Tuesday 23 November 2010, 12:45
Up until last month, I had never set foot on a Traveller site or thought I ever would. Few non-Travellers tend to be allowed into this closed, tight knit community. Therefore, it was a great surprise and privilege not only to be invited onto a Traveller site, but to be given the run of the place for a whole week to record Atching Tan, a Radio 4 afternoon play.
Atching Tan, which in Romani means 'stopping place' is a drama written by Traveller (and Director of The Romany Theatre Company), Dan Allum. It focuses on Lovvie Arkley, a young Traveller faced with a difficult decision; to marry her childhood sweetheart Nelius and live a traditional Traveller life, or renounce her culture to pursue a career in the outside 'gorgia' world.
The seeds of the play first came to life three years ago as a radio drama series on BBC East, a series created by Dan to explore the Traveller community in a way it has never been done before - from the inside. Dan's authentic representation of the Traveller world is what makes this play so unique, especially as most Travellers would argue that they tend to be portrayed negatively in dramatic media - usually as dirty trouble making thieves and scroungers. Travellers themselves may privately admit to being far from perfect but would assert they are clean, law abiding, hard working people who would live in peace with their non-Traveller neighbours given the chance.
As well as creating a strong and engaging dramatic script, we wanted to challenge these traditional, negative representations and instead portray the Traveller community as they realistically are. Not just in the writing, but in the casting too, which is why all but one member of the cast are from the Traveller community. This was especially important as the Romany language is woven throughout the script and we needed people who could speak and understand the language in order to fully convey the spirit and richness of Romany speech. These real Traveller voices give the play a very distinct feel, especially combined with the colourful Romany language. And of course the setting adds extra texture. The life of our real site intermingled with our drama - dogs barked, cars and trucks came in and out and food was cooked in a pot over the open fire.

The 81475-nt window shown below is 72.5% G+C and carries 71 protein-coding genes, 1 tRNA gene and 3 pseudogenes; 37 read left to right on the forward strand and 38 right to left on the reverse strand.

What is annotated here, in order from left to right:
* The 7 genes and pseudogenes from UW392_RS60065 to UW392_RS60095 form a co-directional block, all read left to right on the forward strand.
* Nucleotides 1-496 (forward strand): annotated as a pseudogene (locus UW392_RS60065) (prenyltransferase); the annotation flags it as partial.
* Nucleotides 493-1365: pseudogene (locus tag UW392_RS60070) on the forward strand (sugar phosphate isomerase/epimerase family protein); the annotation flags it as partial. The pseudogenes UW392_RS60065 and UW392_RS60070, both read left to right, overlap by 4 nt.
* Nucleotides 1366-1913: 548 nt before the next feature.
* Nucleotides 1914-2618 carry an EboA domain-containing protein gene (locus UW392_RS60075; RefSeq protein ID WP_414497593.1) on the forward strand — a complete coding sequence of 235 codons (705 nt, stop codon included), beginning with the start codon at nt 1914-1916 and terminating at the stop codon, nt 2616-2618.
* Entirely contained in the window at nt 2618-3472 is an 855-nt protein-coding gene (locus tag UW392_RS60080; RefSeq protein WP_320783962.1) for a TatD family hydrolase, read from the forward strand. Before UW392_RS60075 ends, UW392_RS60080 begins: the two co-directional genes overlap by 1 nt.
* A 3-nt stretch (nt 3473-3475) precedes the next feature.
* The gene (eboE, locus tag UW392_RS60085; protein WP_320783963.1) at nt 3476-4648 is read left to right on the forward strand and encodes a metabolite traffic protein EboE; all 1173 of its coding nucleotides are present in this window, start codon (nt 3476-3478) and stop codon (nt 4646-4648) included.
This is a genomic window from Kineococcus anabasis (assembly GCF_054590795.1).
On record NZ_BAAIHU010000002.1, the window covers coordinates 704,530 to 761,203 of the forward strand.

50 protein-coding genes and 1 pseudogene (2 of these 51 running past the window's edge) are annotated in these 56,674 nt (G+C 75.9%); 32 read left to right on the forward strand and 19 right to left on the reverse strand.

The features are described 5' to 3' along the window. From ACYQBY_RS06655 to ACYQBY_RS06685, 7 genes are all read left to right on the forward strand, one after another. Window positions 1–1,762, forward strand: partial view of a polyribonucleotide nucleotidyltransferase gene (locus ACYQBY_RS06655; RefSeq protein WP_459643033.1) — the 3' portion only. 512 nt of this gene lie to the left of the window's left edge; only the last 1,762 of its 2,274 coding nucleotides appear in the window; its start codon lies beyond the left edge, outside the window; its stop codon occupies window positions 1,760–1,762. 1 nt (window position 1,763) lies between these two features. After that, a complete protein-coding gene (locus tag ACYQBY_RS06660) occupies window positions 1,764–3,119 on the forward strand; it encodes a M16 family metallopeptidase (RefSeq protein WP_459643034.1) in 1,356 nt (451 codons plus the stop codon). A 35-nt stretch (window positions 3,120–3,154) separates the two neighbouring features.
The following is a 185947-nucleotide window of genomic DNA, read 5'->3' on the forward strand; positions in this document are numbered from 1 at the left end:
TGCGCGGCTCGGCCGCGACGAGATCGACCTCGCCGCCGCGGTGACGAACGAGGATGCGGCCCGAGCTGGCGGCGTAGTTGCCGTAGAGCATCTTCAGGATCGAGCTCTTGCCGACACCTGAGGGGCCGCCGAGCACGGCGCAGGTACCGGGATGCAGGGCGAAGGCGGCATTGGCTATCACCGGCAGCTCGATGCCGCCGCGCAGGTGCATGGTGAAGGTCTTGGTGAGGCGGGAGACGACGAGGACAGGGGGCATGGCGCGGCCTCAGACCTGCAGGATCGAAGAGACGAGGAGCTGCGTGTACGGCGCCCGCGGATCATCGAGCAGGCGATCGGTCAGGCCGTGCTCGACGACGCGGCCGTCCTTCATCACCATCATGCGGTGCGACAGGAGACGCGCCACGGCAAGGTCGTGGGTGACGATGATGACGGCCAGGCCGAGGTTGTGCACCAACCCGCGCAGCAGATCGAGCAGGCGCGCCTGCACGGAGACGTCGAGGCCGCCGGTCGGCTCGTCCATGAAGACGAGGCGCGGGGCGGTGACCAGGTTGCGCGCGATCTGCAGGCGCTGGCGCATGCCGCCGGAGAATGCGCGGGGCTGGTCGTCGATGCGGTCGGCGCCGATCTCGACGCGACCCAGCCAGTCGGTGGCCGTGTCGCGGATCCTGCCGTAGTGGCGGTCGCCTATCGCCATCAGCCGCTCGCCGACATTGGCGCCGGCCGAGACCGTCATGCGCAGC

At the end of our week at the site we didn't want to leave. Our hosts had been generous, incredibly hospitable and above all supportive of what we were doing. This, in a huge part was due to the passion and drive of writer Dan, whose infectious enthusiasm really hammered home to the cast and crew that we were working on something very special indeed. This wasn't just a play about two people falling in love, or a young girl deciding what career choice to make. This was also a rare opportunity to challenge people's pre-conceptions about a marginalised community. Travellers feel a terrible wrong has been done to them throughout history in the way their culture and identity has been demonised and distorted. So we felt a great responsibility with this play and set about trying to right this wrong in the only way we knew how. By letting Travellers speak for themselves.Dan said of the experience, "It's been great to explore my culture through drama in such an exciting and authentic way. I never thought in a million years I'd hear Traveller voices speaking the Romani language on Radio 4. The commissioner Jeremy Howe took a big chance with this play and it would be a great accolade to him if this were just the beginning, that it inspired other BBC commissioners right across the networks, including TV, to have the courage and vision to take risks with new voices tackling controversial subjects. But for now my primary hope is that the Radio 4 audience enjoy the afternoon play for what it's meant to be - strong entertaining drama."
The challenges for everyone involved in the play and the BBC East series have been enormous but exciting, and the result is raw but hopefully groundbreaking. If we happen to challenge stereotypes and change people's perceptions about the Traveller community along the way, then all the better.
Charlotte Riches is producer of Atching Tan
Join the discussion...